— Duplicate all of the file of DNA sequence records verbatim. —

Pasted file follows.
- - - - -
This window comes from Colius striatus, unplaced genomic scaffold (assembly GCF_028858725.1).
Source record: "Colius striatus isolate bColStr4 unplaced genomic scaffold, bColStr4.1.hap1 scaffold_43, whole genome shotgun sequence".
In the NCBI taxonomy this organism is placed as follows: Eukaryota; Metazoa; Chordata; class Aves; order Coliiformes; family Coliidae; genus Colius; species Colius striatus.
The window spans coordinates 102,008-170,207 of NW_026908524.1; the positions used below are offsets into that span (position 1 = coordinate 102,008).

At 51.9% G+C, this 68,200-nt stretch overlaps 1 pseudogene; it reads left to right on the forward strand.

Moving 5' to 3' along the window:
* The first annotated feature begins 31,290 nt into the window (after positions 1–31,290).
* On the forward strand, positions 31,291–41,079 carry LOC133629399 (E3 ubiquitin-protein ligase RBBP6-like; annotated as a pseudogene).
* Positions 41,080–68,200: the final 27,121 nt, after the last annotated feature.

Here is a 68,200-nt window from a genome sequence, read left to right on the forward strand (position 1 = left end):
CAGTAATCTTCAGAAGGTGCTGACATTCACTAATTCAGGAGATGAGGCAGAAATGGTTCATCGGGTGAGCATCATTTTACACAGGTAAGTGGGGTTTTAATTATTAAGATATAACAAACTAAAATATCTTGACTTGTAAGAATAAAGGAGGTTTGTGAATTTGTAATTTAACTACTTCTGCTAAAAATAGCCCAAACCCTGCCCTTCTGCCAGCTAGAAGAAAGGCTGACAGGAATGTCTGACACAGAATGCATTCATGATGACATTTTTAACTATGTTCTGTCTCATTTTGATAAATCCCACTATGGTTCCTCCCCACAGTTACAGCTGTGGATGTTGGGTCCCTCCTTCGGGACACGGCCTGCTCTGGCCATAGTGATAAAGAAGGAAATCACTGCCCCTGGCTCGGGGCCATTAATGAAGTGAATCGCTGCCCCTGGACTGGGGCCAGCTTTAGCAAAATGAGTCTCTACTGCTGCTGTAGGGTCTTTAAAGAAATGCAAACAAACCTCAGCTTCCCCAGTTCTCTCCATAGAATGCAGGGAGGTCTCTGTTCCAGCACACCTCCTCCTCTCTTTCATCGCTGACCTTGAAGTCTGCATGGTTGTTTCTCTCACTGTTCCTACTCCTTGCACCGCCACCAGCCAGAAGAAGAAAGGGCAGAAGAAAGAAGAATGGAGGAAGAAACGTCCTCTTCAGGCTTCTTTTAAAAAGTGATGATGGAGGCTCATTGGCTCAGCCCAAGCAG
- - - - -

This window comes from Colius striatus, unplaced genomic scaffold (assembly GCF_028858725.1).
Source record: "Colius striatus isolate bColStr4 unplaced genomic scaffold, bColStr4.1.hap1 scaffold_43, whole genome shotgun sequence".
In the NCBI taxonomy this organism is placed as follows: Eukaryota; Metazoa; Chordata; class Aves; order Coliiformes; family Coliidae; genus Colius; species Colius striatus.
The window spans coordinates 102,008-170,207 of NW_026908524.1; the positions used below are offsets into that span (position 1 = coordinate 102,008).

At 51.9% G+C, this 68,200-nt stretch overlaps 1 pseudogene; it reads left to right on the forward strand.

Moving 5' to 3' along the window:
* The first annotated feature begins 31,290 nt into the window (after positions 1–31,290).
* On the forward strand, positions 31,291–41,079 carry LOC133629399 (E3 ubiquitin-protein ligase RBBP6-like; annotated as a pseudogene).
* Positions 41,080–68,200: the final 27,121 nt, after the last annotated feature.

Here is a 68,200-nt window from a genome sequence, read left to right on the forward strand (position 1 = left end):
CAGTAATCTTCAGAAGGTGCTGACATTCACTAATTCAGGAGATGAGGCAGAAATGGTTCATCGGGTGAGCATCATTTTACACAGGTAAGTGGGGTTTTAATTATTAAGATATAACAAACTAAAATATCTTGACTTGTAAGAATAAAGGAGGTTTGTGAATTTGTAATTTAACTACTTCTGCTAAAAATAGCCCAAACCCTGCCCTTCTGCCAGCTAGAAGAAAGGCTGACAGGAATGTCTGACACAGAATGCATTCATGATGACATTTTTAACTATGTTCTGTCTCATTTTGATAAATCCCACTATGGTTCCTCCCCACAGTTACAGCTGTGGATGTTGGGTCCCTCCTTCGGGACACGGCCTGCTCTGGCCATAGTGATAAAGAAGGAAATCACTGCCCCTGGCTCGGGGCCATTAATGAAGTGAATCGCTGCCCCTGGACTGGGGCCAGCTTTAGCAAAATGAGTCTCTACTGCTGCTGTAGGGTCTTTAAAGAAATGCAAACAAACCTCAGCTTCCCCAGTTCTCTCCATAGAATGCAGGGAGGTCTCTGTTCCAGCACACCTCCTCCTCTCTTTCATCGCTGACCTTGAAGTCTGCATGGTTGTTTCTCTCACTGTTCCTACTCCTTGCACCGCCACCAGCCAGAAGAAGAAAGGGCAGAAGAAAGAAGAATGGAGGAAGAAACGTCCTCTTCAGGCTTCTTTTAAAAAGTGATGATGGAGGCTCATTGGCTCAGCCCAAGCAG